FOOD LABELLING

Better labelling can help consumers buy more sustainable food

Woman in grocery store selecting food items

Many sustainable food profiling models that currently form the basis of sustainability labelling rely on inconsistent methods and are not easily replicable. Photo: V. Mohamad/Unsplash

Amid a flurry of labels, researchers call for a single comprehensive, international system to help consumers make sustainable choices

Story highlights

  • A comprehensive, international and science-based food labelling system can help promote diets that benefit human health and the environment
  • This requires further developing and strengthening the way the combined environmental impact and nutritional quality of foods is assessed
  • The review provides the foundation for a standardised international method to assess the sustainability of food products in a globalised food retail sector

PUT A LABEL ON IT: Sustainability labels offer consumers a variety of nutritional, environmental and ethical considerations while doing their groceries.

From providing calorie information or certifying organic, to promising sustainable fishing, there are hundreds in existence.

But as focus shifts towards more healthier and sustainable food products, there are calls for a single comprehensive, international and science-based labelling system.

A new review in Lancet Planetary Health led by centre PhD student Anne Charlotte Bunge lays the groundwork for such labelling. This could help consumers make choices that are good for their health and keep us within the boundaries of our planet.

Our study results underline the necessity for developing a standardised international method to assess the sustainability of food products in a globalised food retail sector.

Anne Charlotte Bunge, lead author

Inconsistent methods

The study, which was conducted during Bunge’s internship at the World Health Organisation and in collaboration with University of Oxford, reveals that many sustainable food profiling models that currently form the basis of sustainability labelling rely on inconsistent methods and are not easily replicable.

The authors found that few models exist that account for at least two different environmental impact factors, and even fewer incorporate nutritional values or other aspects of sustainability like the working conditions of the people involved in producing the food.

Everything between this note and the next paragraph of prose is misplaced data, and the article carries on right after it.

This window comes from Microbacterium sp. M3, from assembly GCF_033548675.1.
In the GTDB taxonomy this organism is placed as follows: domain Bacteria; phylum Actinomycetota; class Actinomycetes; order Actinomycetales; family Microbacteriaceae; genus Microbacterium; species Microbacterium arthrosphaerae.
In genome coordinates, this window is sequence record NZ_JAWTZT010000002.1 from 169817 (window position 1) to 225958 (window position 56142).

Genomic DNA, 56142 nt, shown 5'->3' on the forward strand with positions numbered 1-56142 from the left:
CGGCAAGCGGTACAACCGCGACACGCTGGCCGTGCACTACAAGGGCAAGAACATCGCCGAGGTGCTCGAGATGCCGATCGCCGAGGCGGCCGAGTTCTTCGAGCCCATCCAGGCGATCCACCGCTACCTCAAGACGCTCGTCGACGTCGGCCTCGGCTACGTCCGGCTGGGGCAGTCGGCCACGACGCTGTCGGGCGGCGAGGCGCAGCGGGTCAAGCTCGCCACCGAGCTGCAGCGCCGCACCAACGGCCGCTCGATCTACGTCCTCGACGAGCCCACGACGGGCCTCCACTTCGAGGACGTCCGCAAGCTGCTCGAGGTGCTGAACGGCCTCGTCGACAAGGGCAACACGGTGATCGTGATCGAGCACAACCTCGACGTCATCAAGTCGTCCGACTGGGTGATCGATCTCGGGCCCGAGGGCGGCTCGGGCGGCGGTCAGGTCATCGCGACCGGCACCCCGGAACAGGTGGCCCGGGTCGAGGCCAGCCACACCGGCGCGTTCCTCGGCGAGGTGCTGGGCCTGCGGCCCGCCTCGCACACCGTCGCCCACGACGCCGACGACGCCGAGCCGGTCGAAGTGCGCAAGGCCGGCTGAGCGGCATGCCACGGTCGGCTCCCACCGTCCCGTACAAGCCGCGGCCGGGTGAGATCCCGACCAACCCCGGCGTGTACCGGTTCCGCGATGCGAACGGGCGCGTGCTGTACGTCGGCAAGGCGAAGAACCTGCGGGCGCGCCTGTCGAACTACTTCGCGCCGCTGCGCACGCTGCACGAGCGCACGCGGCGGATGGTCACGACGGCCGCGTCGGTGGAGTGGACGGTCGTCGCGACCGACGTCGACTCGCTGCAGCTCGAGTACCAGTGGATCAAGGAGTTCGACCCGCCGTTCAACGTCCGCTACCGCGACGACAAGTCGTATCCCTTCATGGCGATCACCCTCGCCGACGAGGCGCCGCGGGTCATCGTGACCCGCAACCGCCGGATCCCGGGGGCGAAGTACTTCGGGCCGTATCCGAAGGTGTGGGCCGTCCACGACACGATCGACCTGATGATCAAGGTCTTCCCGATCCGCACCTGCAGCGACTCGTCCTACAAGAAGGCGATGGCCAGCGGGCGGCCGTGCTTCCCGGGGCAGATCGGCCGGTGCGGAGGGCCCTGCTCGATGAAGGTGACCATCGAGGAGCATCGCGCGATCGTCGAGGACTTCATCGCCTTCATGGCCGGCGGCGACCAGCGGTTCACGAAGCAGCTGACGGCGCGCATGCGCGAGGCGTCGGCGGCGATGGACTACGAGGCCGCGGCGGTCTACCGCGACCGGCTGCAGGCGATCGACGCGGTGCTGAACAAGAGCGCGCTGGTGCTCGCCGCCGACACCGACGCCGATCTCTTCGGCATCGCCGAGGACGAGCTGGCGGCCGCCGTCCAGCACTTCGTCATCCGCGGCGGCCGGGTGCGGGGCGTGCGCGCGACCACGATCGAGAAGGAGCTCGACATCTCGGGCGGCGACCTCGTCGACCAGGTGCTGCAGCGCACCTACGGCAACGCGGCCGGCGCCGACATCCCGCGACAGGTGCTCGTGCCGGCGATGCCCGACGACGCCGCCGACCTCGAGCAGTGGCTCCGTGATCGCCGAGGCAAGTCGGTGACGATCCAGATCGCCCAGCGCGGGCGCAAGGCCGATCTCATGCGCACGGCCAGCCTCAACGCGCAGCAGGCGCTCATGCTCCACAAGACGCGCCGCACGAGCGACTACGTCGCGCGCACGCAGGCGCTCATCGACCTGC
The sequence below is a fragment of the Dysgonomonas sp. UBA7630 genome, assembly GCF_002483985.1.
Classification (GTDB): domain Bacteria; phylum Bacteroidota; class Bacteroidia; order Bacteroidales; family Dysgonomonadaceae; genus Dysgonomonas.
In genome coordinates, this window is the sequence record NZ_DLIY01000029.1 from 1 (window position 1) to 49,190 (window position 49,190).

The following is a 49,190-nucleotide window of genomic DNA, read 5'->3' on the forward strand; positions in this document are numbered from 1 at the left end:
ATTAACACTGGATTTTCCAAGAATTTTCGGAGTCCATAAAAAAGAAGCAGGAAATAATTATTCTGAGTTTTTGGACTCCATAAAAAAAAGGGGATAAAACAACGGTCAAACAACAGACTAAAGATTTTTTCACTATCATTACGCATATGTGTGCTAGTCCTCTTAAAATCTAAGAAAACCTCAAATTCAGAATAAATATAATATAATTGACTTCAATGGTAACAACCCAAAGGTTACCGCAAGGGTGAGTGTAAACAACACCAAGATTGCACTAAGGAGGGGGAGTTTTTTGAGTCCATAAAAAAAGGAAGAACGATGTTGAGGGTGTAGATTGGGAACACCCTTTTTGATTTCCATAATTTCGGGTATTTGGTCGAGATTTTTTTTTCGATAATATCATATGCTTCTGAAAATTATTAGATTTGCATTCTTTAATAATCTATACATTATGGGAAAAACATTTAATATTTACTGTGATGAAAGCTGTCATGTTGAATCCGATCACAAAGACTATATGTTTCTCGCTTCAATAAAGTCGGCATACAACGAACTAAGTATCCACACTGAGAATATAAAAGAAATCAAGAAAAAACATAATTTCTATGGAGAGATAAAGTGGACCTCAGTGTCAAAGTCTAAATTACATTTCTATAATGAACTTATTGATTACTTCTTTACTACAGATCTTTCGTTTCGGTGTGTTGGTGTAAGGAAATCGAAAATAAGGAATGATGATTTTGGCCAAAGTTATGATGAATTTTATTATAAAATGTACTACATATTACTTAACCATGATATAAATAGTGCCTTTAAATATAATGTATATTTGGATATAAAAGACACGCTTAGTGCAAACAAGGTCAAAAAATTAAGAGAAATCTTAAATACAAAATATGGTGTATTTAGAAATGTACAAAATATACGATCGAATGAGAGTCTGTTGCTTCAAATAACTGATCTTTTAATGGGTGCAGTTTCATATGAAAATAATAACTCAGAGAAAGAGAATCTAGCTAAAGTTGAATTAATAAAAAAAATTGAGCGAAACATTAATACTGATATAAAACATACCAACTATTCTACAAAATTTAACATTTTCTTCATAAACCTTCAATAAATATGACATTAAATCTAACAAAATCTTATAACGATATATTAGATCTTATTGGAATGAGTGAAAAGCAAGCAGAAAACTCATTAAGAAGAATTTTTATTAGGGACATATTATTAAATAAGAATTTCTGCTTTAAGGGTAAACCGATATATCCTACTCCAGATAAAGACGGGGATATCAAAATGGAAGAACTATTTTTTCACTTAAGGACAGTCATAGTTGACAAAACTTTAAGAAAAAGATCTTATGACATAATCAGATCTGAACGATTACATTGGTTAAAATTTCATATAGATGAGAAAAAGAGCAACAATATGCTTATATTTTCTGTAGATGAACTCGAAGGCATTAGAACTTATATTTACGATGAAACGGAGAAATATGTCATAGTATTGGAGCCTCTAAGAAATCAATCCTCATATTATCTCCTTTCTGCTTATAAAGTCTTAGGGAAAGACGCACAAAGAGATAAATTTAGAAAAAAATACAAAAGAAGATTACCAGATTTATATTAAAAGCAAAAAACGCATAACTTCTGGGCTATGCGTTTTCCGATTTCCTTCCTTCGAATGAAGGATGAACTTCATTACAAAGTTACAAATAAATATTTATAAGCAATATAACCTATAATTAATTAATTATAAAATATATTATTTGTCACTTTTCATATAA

They also highlighted the need to develop national and international reference values for the classification of sustainable food.

Realising the EAT-Lancet diet

Suboptimal diets caused over 950,000 deaths in the European Union during 2017. In addition to this, the production and consumption of food products is responsible for 30% of total greenhouse gas emissions, is a major driver of biodiversity loss, and accounts for 70% of freshwater use.

In 2019 the EAT-Lancet Commission brought together 37 world-leading scientists, including several from the centre, to decipher what constitutes a diet that is a win-win for both health and the environment.

“Reaching the EAT-Lancet diet requires us to further develop and strengthen the way we assess the combined environmental impact and nutritional quality of foods,” say the authors.

“The insights from this research provides policymakers with the necessary information to further develop a labelling system that promotes sustainable public health nutrition, increases public awareness of environmental impacts, and supports food producers in reformulating their products to be more sustainable,” Bunge and her colleagues conclude.

Methodology

In order to identify existing tools that could be used to score food products according to their sustainability, the authors conducted a systematic review. Peer- reviewed and grey literature databases have been searched between May and June 2020 to identify sustainable food profiling models.

The authors explicitly searched for models that assess at least two environmental indicators to transition towards a comprehensive assessment of a food product´s sustainability. Different components, methods and ranking approaches, including threshold values to define a food product´s sustainability from a science-based perspective, have been extracted and discussed.

In order to support policy makers and researchers in choosing one of the identified Sustainable Food Profiling Models, a novel scoring system to assess the replicability of the models was developed.

Link to publication

Published: 2021-11-11